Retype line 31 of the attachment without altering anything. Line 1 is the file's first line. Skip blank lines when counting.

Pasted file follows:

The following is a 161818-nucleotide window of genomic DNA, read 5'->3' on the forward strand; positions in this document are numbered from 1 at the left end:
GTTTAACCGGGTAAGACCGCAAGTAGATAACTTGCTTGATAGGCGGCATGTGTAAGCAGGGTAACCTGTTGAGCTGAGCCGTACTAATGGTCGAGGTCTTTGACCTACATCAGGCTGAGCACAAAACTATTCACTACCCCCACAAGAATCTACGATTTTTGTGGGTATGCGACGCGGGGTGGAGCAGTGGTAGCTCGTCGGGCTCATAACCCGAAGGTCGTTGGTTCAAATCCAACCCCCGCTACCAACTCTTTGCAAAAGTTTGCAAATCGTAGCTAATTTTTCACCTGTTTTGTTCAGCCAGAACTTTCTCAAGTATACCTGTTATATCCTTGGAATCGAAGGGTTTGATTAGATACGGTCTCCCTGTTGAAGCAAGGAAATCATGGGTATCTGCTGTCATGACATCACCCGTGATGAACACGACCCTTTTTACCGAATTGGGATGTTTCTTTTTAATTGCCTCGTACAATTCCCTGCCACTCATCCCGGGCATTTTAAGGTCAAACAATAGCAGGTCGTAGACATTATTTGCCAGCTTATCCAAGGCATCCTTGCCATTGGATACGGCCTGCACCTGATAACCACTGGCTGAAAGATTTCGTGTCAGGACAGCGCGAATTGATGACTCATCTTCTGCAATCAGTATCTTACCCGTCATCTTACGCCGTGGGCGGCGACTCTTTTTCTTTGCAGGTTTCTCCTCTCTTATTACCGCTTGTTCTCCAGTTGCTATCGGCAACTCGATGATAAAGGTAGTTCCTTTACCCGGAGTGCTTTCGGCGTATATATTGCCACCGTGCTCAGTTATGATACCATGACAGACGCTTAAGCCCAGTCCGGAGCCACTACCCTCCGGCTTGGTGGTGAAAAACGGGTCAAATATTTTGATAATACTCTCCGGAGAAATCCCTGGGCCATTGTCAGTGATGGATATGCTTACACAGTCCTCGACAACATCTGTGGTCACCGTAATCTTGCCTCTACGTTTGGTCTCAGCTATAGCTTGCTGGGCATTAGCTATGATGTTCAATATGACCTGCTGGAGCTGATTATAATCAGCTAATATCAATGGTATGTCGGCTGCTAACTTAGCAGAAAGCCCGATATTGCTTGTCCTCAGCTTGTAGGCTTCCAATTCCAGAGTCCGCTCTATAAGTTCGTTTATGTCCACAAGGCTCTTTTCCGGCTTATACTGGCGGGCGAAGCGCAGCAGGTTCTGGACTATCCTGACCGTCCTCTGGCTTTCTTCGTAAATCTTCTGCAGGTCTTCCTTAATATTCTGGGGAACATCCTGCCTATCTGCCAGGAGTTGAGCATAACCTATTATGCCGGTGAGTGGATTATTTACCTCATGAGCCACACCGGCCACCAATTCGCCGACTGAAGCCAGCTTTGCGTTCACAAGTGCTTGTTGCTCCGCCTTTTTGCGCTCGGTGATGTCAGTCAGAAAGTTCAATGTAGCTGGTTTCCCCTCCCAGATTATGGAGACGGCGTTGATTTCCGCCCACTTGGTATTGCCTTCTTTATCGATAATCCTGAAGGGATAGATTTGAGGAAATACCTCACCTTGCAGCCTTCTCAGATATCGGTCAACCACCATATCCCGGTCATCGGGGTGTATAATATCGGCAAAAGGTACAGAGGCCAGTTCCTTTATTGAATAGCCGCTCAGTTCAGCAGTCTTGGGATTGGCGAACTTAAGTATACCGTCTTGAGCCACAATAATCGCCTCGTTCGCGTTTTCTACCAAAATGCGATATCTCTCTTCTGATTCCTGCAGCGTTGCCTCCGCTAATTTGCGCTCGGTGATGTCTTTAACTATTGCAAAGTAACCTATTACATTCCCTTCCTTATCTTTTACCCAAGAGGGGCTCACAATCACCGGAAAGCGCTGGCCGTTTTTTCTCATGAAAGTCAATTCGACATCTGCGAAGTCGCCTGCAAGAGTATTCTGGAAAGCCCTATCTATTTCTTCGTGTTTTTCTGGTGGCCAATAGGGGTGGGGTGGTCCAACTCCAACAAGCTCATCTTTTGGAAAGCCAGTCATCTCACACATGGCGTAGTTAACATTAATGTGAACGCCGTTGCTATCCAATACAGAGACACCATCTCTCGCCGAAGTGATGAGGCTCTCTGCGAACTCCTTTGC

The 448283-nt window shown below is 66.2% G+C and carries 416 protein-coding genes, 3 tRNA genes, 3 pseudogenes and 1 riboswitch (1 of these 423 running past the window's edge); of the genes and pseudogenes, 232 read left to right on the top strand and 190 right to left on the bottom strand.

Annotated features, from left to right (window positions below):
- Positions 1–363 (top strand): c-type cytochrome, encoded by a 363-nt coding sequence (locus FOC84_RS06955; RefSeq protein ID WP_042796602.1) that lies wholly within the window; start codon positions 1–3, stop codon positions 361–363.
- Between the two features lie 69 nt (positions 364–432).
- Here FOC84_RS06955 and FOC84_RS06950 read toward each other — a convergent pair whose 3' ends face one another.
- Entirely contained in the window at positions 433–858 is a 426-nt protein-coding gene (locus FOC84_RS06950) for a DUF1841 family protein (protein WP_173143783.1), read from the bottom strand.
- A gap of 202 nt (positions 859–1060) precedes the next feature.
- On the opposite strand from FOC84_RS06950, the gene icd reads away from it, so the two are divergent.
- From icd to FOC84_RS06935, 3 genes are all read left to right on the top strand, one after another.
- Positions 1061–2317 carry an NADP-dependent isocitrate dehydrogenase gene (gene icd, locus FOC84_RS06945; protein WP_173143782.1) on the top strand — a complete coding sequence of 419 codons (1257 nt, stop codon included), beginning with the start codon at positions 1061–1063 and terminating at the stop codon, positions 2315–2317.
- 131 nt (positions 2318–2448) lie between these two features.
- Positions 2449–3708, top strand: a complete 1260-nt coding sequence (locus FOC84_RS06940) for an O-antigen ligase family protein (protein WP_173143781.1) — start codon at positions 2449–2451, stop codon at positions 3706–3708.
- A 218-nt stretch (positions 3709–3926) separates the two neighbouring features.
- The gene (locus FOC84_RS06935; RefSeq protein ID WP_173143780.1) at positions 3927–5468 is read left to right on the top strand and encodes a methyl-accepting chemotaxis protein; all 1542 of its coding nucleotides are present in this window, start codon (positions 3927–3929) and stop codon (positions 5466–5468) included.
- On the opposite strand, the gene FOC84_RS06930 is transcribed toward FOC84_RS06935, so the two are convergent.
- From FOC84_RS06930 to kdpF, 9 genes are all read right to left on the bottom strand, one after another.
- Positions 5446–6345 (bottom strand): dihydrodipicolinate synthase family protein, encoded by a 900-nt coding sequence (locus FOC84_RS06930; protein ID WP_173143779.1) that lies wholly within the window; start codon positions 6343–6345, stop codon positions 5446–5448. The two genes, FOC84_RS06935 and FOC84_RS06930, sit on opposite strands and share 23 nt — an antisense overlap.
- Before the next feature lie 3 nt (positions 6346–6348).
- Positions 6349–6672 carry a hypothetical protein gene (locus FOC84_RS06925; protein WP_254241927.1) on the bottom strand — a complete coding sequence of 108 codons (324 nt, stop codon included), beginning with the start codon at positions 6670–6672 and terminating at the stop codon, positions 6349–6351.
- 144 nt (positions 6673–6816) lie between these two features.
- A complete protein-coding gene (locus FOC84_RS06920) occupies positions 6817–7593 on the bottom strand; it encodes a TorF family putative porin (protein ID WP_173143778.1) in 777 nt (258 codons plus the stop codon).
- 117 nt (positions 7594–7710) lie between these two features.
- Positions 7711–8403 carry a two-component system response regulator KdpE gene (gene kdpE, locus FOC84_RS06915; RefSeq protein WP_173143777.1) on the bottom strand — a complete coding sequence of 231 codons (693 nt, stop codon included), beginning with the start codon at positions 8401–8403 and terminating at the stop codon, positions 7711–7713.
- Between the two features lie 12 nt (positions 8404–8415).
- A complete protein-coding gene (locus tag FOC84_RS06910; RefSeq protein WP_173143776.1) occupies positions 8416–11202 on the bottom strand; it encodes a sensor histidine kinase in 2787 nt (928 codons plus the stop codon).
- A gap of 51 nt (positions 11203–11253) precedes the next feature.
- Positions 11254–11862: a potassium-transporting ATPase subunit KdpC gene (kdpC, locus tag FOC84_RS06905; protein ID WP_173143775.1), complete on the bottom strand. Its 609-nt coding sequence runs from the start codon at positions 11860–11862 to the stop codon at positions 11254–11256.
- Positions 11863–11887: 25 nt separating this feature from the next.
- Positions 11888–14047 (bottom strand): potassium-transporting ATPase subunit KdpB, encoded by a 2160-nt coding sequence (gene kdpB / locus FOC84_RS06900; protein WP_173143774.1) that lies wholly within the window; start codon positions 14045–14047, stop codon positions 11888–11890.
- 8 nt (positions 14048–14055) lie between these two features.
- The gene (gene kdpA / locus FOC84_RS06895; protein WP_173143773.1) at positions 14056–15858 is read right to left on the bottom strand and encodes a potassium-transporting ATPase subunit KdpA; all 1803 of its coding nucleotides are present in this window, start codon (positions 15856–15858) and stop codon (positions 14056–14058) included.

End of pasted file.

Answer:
- Positions 11888–14047 (bottom strand): potassium-transporting ATPase subunit KdpB, encoded by a 2160-nt coding sequence (gene kdpB / locus FOC84_RS06900; protein WP_173143774.1) that lies wholly within the window; start codon positions 14045–14047, stop codon positions 11888–11890.